What is the Fed looking at, labor market or housing market?

Discussion in 'Economics' started by theTaoTrader, Jun 17, 2005.

  1. The CPI and PPI have not shown much inflation during the current Fed tightening cycle. The US labor market is showing some pressure recently. But given the “global labor arbitrage” (using economists' term), the labor cost is not likely out of control. It seems to me the Fed is looking at the housing market. The asset price stability is not officially Fed’s mandate so the Fed will never explicitly state that.

    They say the Fed won’t stop tightening until something breaks. In 1994 tightening cycle, it’s the bond market. In 1999, it’s the equity market. This time, the housing market?
  2. i think greenspan wants to go out a hero. he will not do anything to rock the boat in the few months he has left.
  3. i agree...dudes been a disaster over last 7-8 years

    cuttin rates in the midst of an EXPLOSION...that was bright

    now to make up for it.(had to be done) .the lowering of rates has cause another Explosion
    the housing crash will hurt more then the market crash

    everyone has sucked their house dry with multiple re-financing/interest only loans and taken trips to Disney world on their Harleys...

    once those baloon payments come due on those 5 condo's you own....look out below

    PS...anyone who doesnt think this market is a bubble..turn on CNBC or any magazine....when its on the front cover....its time to book your profits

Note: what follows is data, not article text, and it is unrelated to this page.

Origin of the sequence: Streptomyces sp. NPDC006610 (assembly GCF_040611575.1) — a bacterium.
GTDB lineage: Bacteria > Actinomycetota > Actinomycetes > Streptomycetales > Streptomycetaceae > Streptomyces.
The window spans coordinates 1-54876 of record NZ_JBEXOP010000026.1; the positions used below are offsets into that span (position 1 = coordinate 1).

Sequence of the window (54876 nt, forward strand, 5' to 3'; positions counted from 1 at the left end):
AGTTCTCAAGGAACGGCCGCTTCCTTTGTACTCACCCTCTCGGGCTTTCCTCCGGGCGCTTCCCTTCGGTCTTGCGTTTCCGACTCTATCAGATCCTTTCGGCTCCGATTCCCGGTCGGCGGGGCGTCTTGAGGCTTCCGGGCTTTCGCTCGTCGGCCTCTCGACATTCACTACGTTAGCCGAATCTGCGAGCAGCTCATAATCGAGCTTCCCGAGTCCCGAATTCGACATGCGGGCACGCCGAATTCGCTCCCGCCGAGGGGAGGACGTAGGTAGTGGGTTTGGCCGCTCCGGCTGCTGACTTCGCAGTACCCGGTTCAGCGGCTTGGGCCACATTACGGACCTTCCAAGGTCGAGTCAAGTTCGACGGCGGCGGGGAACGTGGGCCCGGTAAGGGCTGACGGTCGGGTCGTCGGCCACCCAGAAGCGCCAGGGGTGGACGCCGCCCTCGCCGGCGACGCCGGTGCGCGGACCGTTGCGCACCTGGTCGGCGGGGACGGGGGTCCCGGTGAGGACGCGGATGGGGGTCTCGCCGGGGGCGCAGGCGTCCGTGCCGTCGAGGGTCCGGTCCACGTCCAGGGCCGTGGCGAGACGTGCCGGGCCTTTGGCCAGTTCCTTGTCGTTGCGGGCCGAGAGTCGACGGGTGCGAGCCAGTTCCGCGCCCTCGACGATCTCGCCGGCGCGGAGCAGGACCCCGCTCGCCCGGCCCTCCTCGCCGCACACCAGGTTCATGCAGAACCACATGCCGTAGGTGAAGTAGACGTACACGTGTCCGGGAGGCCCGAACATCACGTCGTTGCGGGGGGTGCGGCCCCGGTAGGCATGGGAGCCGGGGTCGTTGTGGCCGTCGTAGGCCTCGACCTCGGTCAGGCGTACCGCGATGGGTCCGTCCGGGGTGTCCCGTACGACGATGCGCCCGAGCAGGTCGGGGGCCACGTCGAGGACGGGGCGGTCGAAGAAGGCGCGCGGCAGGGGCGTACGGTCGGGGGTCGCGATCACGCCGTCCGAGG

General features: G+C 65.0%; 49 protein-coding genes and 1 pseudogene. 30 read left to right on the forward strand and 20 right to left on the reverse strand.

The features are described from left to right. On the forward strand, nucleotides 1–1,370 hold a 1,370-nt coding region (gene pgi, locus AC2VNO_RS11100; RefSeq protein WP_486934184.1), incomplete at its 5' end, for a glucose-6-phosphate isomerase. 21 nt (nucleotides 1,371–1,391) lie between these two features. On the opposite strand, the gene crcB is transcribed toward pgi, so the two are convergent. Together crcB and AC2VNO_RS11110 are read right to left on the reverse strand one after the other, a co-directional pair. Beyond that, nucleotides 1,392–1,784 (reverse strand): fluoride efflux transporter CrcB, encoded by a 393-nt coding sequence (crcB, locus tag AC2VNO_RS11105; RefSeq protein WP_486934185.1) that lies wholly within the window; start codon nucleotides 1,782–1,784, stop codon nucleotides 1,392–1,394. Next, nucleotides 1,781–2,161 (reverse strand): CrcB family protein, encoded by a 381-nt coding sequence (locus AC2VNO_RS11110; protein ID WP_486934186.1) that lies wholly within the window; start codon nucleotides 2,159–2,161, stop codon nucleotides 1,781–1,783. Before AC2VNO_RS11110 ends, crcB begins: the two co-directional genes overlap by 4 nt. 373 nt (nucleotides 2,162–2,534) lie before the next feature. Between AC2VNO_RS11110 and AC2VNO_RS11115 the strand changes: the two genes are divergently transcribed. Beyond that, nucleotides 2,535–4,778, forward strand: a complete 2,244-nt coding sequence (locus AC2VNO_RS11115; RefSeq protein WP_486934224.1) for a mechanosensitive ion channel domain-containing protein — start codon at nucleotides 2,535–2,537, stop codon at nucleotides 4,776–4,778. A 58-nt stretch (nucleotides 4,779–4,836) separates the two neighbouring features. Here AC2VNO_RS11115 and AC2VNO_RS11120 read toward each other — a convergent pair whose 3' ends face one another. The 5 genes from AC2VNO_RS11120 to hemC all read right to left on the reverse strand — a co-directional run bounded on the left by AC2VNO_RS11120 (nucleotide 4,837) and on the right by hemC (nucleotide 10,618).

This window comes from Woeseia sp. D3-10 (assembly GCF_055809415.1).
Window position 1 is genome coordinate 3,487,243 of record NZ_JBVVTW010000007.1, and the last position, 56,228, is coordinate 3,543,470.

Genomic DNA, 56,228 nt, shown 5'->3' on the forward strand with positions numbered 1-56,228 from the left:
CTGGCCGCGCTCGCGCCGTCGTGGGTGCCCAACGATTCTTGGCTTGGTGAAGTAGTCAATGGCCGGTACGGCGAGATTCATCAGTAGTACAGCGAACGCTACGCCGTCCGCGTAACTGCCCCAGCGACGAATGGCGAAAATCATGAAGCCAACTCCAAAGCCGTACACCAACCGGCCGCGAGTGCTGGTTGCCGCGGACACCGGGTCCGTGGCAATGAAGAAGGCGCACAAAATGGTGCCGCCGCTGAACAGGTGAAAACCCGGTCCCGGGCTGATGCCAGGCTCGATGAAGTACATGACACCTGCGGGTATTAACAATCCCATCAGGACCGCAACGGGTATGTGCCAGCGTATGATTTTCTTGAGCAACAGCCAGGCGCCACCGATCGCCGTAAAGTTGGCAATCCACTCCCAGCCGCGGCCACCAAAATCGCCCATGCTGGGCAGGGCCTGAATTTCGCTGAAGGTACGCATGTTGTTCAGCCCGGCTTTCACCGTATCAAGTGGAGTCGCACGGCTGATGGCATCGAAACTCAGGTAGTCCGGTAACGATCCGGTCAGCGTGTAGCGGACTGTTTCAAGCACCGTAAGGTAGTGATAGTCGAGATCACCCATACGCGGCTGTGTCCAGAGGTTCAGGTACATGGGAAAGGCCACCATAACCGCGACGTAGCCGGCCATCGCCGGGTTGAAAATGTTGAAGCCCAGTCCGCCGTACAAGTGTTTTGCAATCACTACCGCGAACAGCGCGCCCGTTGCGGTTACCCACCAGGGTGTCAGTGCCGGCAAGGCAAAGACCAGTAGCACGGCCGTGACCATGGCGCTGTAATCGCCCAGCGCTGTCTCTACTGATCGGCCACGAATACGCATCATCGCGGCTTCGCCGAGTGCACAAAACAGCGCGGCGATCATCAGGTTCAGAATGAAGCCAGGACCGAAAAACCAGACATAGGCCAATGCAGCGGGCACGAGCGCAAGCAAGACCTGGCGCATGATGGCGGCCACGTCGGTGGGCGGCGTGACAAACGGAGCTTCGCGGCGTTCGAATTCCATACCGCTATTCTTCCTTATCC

Watchin Cramer talk bout Home BUilders reminds me of him in 2000 talking bout YHOO and AMZN
  4. My feeling is that right now the dumb money is being sucked in during the final frenzy while the pros are quietly pulling money out of the housing market, much like the first half of 2000 in the equity market.
  5. 100% agreement

    puttin my apt on the market as we speak

    f it
  6. That’s one of the important things to keep in mind when we speculate when Greenspan will end the tightening campaign.

    After the equity bubble burst in 2000, he defended himself by saying it’s better for the Fed to let the bubble burst itself and clean up the mass afterward than to take a pre-emptive action to stop the bubble in the first place.

    I’m not sure that’s what he really thinks since his tightening in 1999 is the direct cause of the 2000 crash. It would be not that bad if he started to raise rate in 1997. So he stopped the equity bubble in 2000 but a bit too late. But either way he assumed that asset market, equity or housing, is something the Fed is closely watching. If he feels that something has to be done to the housing market (the “froth”) he’ll want to do it himself.
  7. napa


    That is (I think) because CPI and PPI are constructed nowadays in such way that they do not show real inflation. Note, this is only my opinion, though boys at Pimco might agree. Anyway, hedonic adjustment is the key word.

    But, as in whole, i have really hard time seeing what in earth is happening with Fed and US economy. Strange times indeed.
  8. One thing people complained about is when we buy a PC with 3.3 GHz speed that costs the same as a PC of last year that had a speed of 2.2 GHz, the index will show a decrease of price. This makes some sense although your out-of-pocket money doesn't decrease.

    What I think is happening is that the housing sector is sucking all the money. But it counts not as living expense but as investment.
  9. as per CPI/PPI...i am pretty sure it counts for rental rates...not mortgage rates...or housing value

    someone may want to look into that

    housing prices have skyrocketed...rents have remained flat

    replacing rents with housing prices...and you'll see inflation

    i konw i cant afford to buy now the house i currently live in that i bought 3 years ago

    anyone can verify that?
  10. that is correct.
    #10     Jun 18, 2005